Divorce is, like, the worst thing that could possibly happen to kids, right? At least, that’s the general assumption. As a child of cooperatively divorced parents, I grew up in a very different reality. For me, divorce was a positive change for my family, and I believe there are certain aspects of divorce that can actually contribute to a child’s happiness. Here are eight of them…
- No more fighting at home. For me, this was the biggest benefit. When my parents stopped living together, they stopped quarreling within my earshot. As cooperative co-parenting colleagues, my mom and dad began behaving like teammates instead of enemies. As a result, my home was once again a peaceful place.
- Quality time with each parent. When parents live together, they tend to fall into certain roles. In the wake of a divorce, those roles change. The parent who was previously the primary disciplinarian is now also the parent who takes the kids to the movies. The parent who didn’t discipline now has to start doing so. Divorce provides an opportunity for children to see their parents in a more rounded way. From this perspective, relationships can often shift in a more positive direction, with each parent garnering more respect as well as “fun points.”
- Escape from the ordinary. The summer that I was 14, I went camping with my dad every other weekend. It was awesome to get away from the small town I lived in and spend some time with a different group of friends. Of course, Time With Dad doesn’t always mean taking a vacation, but when kids move between their parents’ houses, they still enjoy a change of scenery. The visitation schedule can allow for time and space when conflict arises and teenage friction is at an all-time high.
- More freedom. Less scrutiny. Divorced parents typically have a lot on their plates. As a result, you might not be able to volunteer in the classroom for all parties and field trips. This affords children more time to exercise their independence and develop themselves without feeling pressure to perform in a way that will make Mom or Dad happy. At least, that’s how I felt. My mom always wanted me to be active and popular. When she had to turn her attention to a job outside the home, I settled into my comfort zone as a bookworm/nerd.
- Double the vacations. I know this sounds like a poor consolation prize for children who’ve lost all the security in their lives. But seriously… I really enjoyed the opportunity to visit two different beaches each year.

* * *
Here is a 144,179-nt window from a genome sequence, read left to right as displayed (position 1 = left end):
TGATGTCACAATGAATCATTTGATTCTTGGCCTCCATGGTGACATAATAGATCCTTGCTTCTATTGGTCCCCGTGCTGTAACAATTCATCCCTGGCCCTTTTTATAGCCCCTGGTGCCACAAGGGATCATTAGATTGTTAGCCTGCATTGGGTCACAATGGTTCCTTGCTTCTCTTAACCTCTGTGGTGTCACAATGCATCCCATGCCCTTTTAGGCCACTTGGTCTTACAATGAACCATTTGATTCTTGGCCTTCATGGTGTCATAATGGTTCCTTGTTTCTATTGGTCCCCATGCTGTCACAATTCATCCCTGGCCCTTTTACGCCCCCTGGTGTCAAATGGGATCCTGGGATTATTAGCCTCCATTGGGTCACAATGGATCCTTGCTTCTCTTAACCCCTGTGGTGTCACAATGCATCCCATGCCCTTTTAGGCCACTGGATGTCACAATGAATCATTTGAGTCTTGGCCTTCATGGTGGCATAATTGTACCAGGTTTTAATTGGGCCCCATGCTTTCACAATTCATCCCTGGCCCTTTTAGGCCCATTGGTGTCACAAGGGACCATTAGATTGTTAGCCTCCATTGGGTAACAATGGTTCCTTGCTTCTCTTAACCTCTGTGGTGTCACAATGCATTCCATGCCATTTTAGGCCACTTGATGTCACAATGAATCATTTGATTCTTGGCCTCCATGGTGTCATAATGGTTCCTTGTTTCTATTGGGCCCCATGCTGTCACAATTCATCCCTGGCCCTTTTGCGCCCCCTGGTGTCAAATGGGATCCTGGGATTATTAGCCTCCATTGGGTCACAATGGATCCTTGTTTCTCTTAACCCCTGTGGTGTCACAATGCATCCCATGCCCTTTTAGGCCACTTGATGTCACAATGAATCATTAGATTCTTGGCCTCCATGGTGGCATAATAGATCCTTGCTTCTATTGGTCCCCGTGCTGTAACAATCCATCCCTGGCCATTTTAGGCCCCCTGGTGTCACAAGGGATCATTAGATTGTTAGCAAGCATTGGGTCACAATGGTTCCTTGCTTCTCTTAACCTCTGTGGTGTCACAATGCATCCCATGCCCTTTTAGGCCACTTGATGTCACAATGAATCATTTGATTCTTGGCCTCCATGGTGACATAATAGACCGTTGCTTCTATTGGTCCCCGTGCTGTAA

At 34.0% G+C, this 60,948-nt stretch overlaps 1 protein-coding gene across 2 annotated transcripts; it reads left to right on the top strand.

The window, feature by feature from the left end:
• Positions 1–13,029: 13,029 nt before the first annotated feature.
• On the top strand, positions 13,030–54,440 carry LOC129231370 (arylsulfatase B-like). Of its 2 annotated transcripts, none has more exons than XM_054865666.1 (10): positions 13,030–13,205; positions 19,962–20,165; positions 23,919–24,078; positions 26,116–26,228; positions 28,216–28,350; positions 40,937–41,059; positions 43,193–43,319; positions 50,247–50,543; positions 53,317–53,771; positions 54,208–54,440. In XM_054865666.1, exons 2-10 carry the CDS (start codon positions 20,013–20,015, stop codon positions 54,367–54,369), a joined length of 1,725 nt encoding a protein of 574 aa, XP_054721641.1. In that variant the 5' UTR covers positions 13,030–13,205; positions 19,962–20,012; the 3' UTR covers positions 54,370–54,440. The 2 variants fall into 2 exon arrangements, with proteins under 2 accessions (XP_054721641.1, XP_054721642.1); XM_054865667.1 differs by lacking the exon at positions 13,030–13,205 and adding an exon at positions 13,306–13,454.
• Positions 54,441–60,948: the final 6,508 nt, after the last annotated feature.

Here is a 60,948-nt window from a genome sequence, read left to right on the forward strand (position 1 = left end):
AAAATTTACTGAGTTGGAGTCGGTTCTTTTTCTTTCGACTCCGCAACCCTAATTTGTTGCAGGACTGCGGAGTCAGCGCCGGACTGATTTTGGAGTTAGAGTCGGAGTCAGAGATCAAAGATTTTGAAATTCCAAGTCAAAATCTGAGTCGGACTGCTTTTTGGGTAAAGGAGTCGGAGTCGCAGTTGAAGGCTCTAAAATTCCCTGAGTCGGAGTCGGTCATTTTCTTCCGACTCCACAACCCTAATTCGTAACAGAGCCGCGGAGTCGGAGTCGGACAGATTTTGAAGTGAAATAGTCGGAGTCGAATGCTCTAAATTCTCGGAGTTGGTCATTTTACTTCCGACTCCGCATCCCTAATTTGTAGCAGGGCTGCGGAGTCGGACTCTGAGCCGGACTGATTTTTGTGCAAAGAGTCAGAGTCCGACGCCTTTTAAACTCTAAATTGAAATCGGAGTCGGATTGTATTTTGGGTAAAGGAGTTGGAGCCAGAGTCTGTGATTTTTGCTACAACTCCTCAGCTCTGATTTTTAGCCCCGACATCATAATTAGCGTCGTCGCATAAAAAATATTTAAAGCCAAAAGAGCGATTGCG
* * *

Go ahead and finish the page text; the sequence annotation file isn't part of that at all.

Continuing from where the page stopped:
- Opened minds and less shame. Divorce is tough. In the beginning, it’s a big and scary Unknown for kids who are going through it. However, as time passes, kids become accustomed to the new reality of their lives. They talk to other kids in similar circumstances, and they learn that families can look and function very differently. With a more opened mind and heart, they feel more compassion toward others and less shame about themselves.
- Life lessons about conflict. Children will learn a lot from the way their parents handle conflict. Through the process of Mom and Dad’s divorce, they’ll learn both effective an ineffective methods of communication. Hopefully, they’ll learn to seek a healthy and respectful approach to deal with those they disagree with. This outcome of divorce won’t necessarily make kids happier in life, but they’ll learn important lessons that will carry with them forever.
- Expanded families. As a result of my parents’ divorce, my family grew. As my parents found new partners, I experienced an increase of people who loved and supported me through the ordeals of my teenage years. I gained several pseudo step-siblings, one of which was my best friend for several years. My expanded family gave me many happy memories.
Divorce itself isn’t usually a happy event, but children can experience it much differently than parents. If the transition is handled respectfully, children may come to regard the change as a positive one in their lives. I did.